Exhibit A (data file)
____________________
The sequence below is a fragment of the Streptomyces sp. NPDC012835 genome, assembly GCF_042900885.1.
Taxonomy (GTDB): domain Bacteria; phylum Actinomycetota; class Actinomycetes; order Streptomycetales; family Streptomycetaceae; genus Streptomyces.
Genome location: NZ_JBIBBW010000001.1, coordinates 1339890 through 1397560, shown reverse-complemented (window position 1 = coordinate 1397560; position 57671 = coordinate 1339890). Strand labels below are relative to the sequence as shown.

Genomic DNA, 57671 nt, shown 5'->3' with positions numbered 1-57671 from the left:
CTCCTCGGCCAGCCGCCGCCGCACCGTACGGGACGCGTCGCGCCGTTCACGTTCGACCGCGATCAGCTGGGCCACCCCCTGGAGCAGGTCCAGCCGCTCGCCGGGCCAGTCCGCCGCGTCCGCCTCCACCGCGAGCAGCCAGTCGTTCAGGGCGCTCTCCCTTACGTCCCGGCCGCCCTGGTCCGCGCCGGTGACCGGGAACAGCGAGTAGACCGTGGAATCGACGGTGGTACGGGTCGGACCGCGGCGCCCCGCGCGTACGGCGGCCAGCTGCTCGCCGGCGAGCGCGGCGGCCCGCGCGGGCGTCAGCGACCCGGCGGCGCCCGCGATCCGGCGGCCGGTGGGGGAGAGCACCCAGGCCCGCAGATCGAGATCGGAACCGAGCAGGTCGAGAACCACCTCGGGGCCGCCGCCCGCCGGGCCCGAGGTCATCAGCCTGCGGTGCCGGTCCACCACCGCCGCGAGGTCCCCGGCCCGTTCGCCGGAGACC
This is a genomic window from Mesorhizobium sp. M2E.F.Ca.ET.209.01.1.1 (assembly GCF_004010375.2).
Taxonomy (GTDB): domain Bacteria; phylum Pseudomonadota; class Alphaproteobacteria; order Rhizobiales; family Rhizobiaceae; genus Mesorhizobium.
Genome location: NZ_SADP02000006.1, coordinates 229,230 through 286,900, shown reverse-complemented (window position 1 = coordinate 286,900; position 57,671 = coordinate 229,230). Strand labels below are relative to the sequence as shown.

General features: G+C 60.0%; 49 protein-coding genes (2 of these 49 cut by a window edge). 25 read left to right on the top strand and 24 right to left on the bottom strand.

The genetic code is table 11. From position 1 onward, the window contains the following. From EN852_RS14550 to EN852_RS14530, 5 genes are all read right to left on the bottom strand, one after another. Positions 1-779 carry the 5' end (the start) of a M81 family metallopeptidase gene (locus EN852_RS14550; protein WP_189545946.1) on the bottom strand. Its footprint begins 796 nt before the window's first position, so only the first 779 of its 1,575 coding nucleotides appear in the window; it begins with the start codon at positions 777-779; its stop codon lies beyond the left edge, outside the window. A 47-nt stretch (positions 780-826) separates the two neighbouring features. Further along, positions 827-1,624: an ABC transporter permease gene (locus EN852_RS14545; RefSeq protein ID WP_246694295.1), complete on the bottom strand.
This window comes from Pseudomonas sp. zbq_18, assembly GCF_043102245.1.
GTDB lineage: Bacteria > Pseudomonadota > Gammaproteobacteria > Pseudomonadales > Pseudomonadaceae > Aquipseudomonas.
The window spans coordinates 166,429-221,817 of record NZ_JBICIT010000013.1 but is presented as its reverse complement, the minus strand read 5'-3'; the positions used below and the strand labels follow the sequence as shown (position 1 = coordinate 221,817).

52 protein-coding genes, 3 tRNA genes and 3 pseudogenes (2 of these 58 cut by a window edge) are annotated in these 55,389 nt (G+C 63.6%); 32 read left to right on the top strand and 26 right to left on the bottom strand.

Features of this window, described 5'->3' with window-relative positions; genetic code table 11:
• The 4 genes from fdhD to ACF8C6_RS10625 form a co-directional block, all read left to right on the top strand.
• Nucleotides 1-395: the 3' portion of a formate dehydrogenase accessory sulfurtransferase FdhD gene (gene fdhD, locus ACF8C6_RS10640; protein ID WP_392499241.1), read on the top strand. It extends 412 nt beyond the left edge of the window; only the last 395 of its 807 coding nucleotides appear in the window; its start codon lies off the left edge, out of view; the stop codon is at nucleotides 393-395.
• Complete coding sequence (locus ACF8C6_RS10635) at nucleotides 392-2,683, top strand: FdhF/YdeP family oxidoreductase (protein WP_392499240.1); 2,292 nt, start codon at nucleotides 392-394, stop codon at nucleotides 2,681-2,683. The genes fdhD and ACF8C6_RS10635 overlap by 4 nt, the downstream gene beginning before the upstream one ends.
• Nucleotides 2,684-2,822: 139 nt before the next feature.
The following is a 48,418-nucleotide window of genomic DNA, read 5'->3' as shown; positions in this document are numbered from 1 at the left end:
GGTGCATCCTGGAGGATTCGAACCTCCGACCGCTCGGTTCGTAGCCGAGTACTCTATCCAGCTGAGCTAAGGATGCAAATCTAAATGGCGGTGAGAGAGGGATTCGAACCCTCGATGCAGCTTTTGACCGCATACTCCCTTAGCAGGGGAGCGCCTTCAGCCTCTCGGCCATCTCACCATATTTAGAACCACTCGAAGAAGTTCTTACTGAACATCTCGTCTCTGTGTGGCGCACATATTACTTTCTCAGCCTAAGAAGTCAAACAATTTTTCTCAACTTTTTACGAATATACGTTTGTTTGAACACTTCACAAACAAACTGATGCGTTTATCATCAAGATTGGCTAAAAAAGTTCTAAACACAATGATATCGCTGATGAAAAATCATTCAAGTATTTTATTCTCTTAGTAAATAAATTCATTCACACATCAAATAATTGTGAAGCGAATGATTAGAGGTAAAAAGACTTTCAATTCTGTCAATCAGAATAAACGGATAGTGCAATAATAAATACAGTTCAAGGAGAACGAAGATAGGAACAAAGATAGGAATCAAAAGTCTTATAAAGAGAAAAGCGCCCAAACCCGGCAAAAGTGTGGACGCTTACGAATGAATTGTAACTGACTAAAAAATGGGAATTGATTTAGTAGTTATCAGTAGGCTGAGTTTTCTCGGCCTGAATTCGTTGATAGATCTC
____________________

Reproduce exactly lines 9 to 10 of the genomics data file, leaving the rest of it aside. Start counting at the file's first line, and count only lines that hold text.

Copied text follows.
General features: G+C 60.0%; 49 protein-coding genes (2 of these 49 cut by a window edge). 25 read left to right on the top strand and 24 right to left on the bottom strand.

The genetic code is table 11. From position 1 onward, the window contains the following. From EN852_RS14550 to EN852_RS14530, 5 genes are all read right to left on the bottom strand, one after another. Positions 1-779 carry the 5' end (the start) of a M81 family metallopeptidase gene (locus EN852_RS14550; protein WP_189545946.1) on the bottom strand. Its footprint begins 796 nt before the window's first position, so only the first 779 of its 1,575 coding nucleotides appear in the window; it begins with the start codon at positions 777-779; its stop codon lies beyond the left edge, outside the window. A 47-nt stretch (positions 780-826) separates the two neighbouring features. Further along, positions 827-1,624: an ABC transporter permease gene (locus EN852_RS14545; RefSeq protein ID WP_246694295.1), complete on the bottom strand.